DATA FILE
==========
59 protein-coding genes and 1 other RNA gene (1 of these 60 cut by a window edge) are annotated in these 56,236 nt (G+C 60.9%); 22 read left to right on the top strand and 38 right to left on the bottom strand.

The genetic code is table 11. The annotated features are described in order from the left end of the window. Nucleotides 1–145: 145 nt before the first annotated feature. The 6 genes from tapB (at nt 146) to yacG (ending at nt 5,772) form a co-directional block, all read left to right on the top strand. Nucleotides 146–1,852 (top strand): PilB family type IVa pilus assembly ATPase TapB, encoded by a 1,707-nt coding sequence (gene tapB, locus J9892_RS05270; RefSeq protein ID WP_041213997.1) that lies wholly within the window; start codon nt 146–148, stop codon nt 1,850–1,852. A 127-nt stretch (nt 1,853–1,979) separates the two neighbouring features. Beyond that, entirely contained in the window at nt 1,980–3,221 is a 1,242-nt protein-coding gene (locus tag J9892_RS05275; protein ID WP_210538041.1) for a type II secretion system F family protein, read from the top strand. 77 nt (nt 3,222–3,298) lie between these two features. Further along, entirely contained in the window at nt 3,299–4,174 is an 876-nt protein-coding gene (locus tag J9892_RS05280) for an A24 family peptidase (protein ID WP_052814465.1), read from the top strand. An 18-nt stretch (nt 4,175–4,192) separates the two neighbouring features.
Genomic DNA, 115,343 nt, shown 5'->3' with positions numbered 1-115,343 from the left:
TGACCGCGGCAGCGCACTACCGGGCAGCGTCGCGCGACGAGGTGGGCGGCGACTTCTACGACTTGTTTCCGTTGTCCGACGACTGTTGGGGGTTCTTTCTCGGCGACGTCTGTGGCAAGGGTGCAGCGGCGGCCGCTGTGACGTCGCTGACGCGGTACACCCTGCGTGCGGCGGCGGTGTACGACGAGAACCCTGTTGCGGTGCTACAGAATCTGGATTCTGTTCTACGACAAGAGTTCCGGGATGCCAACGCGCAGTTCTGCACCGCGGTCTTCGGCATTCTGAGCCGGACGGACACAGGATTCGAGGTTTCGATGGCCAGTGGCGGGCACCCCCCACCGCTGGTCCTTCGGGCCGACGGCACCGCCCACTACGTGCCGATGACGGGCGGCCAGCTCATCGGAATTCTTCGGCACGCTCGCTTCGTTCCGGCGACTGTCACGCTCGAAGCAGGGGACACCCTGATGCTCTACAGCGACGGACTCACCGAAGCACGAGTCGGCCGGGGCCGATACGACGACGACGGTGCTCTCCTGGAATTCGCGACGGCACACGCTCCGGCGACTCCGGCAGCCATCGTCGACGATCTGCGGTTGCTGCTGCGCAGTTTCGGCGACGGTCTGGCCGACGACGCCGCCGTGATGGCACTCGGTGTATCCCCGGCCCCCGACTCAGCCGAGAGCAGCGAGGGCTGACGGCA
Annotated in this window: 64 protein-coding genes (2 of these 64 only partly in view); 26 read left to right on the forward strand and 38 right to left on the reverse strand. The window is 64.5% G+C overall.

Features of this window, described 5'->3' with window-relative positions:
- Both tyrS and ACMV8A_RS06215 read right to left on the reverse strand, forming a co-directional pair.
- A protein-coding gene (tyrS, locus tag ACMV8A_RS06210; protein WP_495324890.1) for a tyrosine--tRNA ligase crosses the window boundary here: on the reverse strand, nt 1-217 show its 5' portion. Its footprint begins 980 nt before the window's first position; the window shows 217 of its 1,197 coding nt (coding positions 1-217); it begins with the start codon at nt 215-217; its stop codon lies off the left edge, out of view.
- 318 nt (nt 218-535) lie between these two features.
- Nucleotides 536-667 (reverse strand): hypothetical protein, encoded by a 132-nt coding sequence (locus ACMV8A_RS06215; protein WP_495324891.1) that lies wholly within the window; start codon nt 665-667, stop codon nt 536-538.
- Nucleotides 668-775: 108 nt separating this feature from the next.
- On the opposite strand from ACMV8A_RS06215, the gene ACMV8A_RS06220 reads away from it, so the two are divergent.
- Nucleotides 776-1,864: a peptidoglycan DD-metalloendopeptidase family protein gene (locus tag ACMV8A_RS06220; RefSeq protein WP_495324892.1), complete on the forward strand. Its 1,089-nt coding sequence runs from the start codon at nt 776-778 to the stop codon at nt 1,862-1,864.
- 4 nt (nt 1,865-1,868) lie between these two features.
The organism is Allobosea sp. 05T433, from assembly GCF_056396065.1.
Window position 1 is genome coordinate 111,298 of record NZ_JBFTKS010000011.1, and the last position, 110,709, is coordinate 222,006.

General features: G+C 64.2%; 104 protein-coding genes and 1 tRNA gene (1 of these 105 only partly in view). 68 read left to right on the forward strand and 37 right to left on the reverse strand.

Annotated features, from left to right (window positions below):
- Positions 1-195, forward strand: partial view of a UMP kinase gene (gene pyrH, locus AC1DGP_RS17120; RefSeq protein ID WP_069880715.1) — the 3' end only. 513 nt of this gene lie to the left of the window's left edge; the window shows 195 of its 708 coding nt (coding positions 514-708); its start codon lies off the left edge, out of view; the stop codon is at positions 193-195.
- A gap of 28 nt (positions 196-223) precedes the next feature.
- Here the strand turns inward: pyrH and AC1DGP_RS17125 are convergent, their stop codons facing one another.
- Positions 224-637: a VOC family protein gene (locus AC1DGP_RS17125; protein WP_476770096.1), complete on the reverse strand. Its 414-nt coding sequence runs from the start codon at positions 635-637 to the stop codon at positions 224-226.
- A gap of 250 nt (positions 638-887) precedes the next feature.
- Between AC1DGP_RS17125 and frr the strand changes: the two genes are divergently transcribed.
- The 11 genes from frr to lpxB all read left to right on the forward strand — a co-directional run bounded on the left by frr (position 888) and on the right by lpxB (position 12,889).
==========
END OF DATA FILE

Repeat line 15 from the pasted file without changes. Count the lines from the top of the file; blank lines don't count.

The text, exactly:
The organism is Allobosea sp. 05T433, from assembly GCF_056396065.1.